TULLAMORE Town Council's rates are 'way too high' and unless they are reduced many local businesses will close, was the stark warning from a meeting of local traders .
The gathering on MOndaywas organised by Tullamore Chamber of Commerce prior to the Town Council's meeting tomorrow night (Thursday) to strike the annual rate.
The Chamber proposed that the Town Council reduce the Annual Rate of Valuation by 4% each year over the next three years to bring ARV in line with Athlone.
The Tullamore rate of €68.33 is 12.5% higher than Athlone's of €60.72 while Mullingar's AVR is 24% less (€55.11) and Offaly County Council's AVR is €56.77 which is 20.3% less which means that businesses outside the urban area such as those located on the Portarlington Road pay 20% less than other companies just metres away inside the town boundary.
Many of the speakers at Monday's meeting were very aggrieved at the AVR and felt that a reduction of 4% was not enough.
PJ Lynam who has a business in the Tanyard called for a reduction in rates of 50%. "Our backs are to the wall. Rates are way too high, they have to be knocked down or we will all be out of business by the end of this year."
Barbara O'Connell who owns two businesses - Dolan's Pharmacies, asked why Tullamore's rates were so much higher than neighbouring towns especially larger towns such as Athlone and Mullingar. John Lyons of The Business Centre pointed out that local businesses pay their rates but have no say in how the money is spent by the Town Council.
"We have all had to tighten our belts, the Council should too. I want to know why the Council is spending our money if we can't afford it." He also called on the elected representatives who attended the meeting to show more support for local business people.
Brian Digan of BDH in the Tanyard also felt that a reduction of 4% was not enough. He pointed out that in the past few years he had to reduce staff numbers from 14 to five, wages had been reduced by a lot more than 4% and his staff were even offering to work overtime to ensure they stayed in business.
"We will find it difficult to stay in business this year. There will be more losses than profits. We should be looking for a cut in rates of at least 12% or 15% to bring us in line with Athlone and Mullingar. Why are we such an elite town that our Council feels they can charge 15% more?"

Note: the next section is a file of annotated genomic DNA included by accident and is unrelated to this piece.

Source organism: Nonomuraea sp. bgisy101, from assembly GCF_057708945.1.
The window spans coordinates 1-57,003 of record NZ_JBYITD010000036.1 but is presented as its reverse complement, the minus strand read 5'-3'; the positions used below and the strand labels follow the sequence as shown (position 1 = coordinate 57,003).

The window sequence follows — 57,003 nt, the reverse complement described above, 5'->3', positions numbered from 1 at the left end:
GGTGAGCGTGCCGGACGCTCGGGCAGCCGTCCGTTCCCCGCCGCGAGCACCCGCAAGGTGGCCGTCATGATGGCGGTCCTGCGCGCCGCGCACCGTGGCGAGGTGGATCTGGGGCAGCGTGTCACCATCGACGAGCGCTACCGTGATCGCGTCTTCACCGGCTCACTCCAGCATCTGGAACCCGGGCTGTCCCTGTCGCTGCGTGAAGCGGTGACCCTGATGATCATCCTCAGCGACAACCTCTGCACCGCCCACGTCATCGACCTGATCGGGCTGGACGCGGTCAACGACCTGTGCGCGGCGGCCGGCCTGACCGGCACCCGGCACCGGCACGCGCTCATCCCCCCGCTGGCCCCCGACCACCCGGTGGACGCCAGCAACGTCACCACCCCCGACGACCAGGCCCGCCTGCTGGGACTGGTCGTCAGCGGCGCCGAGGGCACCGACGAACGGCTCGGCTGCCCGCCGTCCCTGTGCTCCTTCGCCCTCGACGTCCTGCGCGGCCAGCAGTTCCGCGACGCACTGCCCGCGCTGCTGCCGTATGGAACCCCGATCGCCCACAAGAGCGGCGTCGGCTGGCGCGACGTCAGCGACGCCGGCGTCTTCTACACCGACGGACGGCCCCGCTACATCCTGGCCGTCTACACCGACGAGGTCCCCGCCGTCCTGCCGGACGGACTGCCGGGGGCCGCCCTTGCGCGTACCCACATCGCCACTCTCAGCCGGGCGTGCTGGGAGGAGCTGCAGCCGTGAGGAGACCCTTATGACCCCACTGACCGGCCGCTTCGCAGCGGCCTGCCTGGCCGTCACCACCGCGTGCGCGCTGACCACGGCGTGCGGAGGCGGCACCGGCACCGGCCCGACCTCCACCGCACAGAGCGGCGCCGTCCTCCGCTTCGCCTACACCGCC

Architect Peter Lyons pointed out that his company had cut costs by 15% to 20% over the past few years and he felt that the Town Council should reduce the rate by a lot more than 4%, he agreed with Brian Digan's suggestion of 15%.
Noel McCann of the Bridge House also suppported the call for a reduction of 15% and said it was time for the Council to prune expenses and cut councillors' wages and staff wages. "It's time to bring the Town Council out to the Ring Road to increase the amount taken in rates."
Auctioneer Shaun Wrafter thought that the rates were based on property valuations which could be appealed, but incoming Chamber President Joe O'Brien of the Tullamore Court Hotel pointed out that under the 2001 Act it was no longer possible to appeal the AVR and that the only way that rates were changed was if physical changes were carried out to the premises through extensions or demolitions.
Former long-serving town councillor and businessman John Flanagan Snr said there was no reason why the County Council could not extend the urban boundary to the Ring Road, but he doubted if the County Council would agree to this.
He also added that Tullamore had suffered far more than towns like Athlone, Mullingar and Portlaoise because of the many local businesses that were linked to the construction industry because of local assets such as the sand pits of the Eiscir Riada. "A 12% difference between Tullamorer and Athlone is a big disadvantage, we're not on a level playing pitch."
"A town is like a business," pointed out Dominic Doheny of the Flanagan Group. "It has to compete with other towns. Are we spending more per capita than other towns? What is the Town Council's spend per capita in Tullamore?"
Seamus Dolan asked the local councillors what input they had in the balancing of the Town Council's budget and wondered if requesting a reduction in the rate was "totally insurmountable." Local publican Dave Kavanagh asked if there was any representative of the Council officials at the meeting and what was the Council's justification of the rates?
Joe O'Brien pointed out that the Chamber of Commerce had met with Council officials. "We told them that we had cut everything that we could to make savings and we hoped that the Council could do the same."